When a kit starts to come together one of the essential parts is the battle belt or duty belt depending upon the application of the end user. I am fortunate enough to be from both camps. We never did the battle belt setup in the unit I was in while I was on active duty, but following my time enlisted I start trying the setup. Now as a Law Enforcement Officer, the Duty Belt serves that purpose. The tactics, purpose and mindset are different, but the equipment remains the same at its core.
The duty or battle belt, referred to from this point forward simply as “The Belt”, is really just a chassis to carry the bulk of an operator’s needs. It supports the tools that need to be readily accessed for the job at hand, much like a carpenter or electrician carries a tool belt with pouches loaded with the things they need to do their job. As a soldier those needs are pretty simple: Weapons, ammunition, medical equipment. For my personal rig that is how I have my belt set up, but I also added a few extra tools. My personal belt also has a dump pouch, a multitool, and a pouch to carry a lighter. I also decided to add a compact breaching option to my personal belt in the form of a Winkler Stealth Axe LT. I chose it because it is very compact, but also very versatile as a tool. Aside from those things I carry three rifle magazines, three pistol magazines, an Individual First Aid Kit or IFAK, and my holster. For my duty belt that I wear all day at work I have a different set of needs and requirements. I still have my holster, but I also carry two sets of handcuffs, a collapsible baton, OC spray, a flashlight, and a taser. I do not have a medical kit on my duty belt for a few reasons. I keep my med kit on the back of my belt so I can access it with either hand. That space I have deliberately left unfilled on my duty belt so that when I am seated in my patrol vehicle my hips are all the way back against the seat and there isn’t a bulge pressing against my spine all day. I also carry a medical kit in my patrol vehicle so if I ever need them I have those supplies available. The last reason I don’t have a med kit on my duty belt is because they are expensive.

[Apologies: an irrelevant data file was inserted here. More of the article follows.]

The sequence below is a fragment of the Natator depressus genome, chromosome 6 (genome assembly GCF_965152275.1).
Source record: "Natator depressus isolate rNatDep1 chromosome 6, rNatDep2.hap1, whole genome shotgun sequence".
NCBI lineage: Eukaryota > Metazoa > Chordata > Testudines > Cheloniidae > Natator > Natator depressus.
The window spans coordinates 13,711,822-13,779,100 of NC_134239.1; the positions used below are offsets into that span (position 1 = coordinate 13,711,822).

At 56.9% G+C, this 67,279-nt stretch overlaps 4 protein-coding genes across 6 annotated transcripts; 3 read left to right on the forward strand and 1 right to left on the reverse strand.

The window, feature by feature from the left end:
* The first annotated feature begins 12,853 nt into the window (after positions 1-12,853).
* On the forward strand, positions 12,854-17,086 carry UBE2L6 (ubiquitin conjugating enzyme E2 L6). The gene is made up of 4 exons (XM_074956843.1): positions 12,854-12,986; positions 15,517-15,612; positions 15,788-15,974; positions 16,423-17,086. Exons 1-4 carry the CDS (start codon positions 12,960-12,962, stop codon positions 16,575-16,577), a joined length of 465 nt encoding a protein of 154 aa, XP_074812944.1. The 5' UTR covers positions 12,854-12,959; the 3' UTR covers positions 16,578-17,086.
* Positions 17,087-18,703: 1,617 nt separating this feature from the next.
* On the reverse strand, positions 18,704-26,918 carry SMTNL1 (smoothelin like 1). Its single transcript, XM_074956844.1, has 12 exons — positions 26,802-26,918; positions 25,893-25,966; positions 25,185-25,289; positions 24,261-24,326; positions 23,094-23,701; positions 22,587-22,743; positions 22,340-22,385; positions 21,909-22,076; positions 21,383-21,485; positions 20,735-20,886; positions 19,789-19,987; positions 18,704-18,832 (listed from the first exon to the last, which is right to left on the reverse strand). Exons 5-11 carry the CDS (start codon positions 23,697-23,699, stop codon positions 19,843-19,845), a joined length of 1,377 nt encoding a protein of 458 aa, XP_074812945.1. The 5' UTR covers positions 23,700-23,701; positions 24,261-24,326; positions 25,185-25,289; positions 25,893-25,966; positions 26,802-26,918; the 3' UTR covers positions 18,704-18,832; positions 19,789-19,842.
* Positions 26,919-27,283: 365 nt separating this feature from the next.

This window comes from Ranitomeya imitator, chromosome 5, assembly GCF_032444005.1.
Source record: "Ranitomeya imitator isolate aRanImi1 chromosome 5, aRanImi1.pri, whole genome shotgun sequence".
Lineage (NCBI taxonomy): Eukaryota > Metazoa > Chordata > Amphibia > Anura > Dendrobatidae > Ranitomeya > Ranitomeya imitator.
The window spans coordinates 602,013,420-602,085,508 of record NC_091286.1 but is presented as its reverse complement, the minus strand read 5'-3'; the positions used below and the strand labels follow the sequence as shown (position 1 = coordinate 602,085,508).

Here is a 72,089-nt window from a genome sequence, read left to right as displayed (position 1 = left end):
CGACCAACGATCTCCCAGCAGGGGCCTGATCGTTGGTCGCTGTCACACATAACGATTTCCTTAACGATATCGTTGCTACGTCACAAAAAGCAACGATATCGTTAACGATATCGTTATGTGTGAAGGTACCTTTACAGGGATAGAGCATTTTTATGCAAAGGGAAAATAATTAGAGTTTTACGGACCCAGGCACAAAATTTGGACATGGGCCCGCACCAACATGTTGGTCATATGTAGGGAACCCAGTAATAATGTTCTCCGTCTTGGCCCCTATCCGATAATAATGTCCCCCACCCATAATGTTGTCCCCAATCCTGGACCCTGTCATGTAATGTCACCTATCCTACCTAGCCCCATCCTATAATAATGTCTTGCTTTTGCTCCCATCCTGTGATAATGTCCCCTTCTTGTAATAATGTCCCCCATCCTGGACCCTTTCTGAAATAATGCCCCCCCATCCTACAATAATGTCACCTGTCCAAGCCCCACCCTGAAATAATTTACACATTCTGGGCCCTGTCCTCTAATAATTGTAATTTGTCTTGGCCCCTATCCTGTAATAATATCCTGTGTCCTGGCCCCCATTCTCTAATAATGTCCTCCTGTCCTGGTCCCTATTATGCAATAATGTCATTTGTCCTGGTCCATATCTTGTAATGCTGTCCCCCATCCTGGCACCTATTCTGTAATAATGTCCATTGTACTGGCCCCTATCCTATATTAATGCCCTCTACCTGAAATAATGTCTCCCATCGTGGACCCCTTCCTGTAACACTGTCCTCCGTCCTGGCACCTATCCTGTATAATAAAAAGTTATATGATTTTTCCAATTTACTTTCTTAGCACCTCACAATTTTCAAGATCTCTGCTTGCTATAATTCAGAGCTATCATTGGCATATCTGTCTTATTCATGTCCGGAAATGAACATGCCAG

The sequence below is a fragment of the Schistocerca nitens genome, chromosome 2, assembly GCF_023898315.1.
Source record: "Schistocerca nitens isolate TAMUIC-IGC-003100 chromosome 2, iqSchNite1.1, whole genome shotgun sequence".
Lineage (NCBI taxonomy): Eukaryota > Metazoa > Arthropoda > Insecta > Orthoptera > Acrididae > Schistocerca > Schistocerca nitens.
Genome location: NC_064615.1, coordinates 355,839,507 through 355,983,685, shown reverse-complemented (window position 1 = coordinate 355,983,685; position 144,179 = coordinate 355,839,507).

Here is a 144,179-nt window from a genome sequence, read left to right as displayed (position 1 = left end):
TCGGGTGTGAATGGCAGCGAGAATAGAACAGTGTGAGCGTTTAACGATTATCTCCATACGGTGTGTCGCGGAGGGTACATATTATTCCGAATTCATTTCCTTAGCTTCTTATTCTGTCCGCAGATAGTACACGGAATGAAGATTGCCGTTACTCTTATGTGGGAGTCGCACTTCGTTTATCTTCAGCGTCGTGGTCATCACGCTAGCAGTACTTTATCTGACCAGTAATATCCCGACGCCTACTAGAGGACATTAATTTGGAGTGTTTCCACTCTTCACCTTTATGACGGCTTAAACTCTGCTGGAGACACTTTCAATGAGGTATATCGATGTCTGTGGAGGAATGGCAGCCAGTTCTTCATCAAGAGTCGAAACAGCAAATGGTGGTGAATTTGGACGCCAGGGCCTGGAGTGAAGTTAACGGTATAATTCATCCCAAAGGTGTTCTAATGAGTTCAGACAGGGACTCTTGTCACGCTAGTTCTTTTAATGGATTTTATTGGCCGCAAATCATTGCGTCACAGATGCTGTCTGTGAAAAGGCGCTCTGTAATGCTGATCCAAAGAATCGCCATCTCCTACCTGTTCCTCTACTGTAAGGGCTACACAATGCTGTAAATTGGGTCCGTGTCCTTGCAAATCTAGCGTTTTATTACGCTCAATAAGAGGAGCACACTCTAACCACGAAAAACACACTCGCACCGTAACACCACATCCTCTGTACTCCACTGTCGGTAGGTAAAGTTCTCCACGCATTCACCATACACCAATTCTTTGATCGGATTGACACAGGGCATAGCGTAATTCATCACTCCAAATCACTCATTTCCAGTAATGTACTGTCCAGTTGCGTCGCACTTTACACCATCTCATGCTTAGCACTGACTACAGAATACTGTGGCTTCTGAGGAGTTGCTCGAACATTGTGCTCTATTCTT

As for the belt itself, my person rig is set up on a belt system that utilizes a custom MOLLE system. The top and bottom webbing is thicker than standard, but also half width. This makes it so equipment can be mounted and will stay in place while still being narrow enough to utilize a belt slide holster. I will discuss my holster setup in a later article, but it will become apparent why the narrower belt was necessary when I go into that. The MOLLE system is nice because once you get all your gear placed where you want it, that is where it will stay. My duty belt does not offer that convenience. I currently use the belt my agency issued me. They issue equipment that can be used for duty or dress uniform, so it is all basketweave pattern. While it looks nice for dress use, it is not my first choice for duty equipment. My cuff and baton cases tend to displace themselves frequently. My personal belt also uses a reversed velcro setup from my duty belt. The duty belt came with the hook side of the velcro on the inner belt and the soft side on the outer. My personal belt is setup the other way so that I don’t have my belt clinging to a bunch of stuff and my shirt when I take off the outer belt. That is a really nice feature. I use my duty belt with belt keepers over a regular belt. Because there are no interruptions to the velcro on my personal belt because everything but the holster is affixed via MOLLE, I use my personal belt with the inner belt that it came with and no keepers.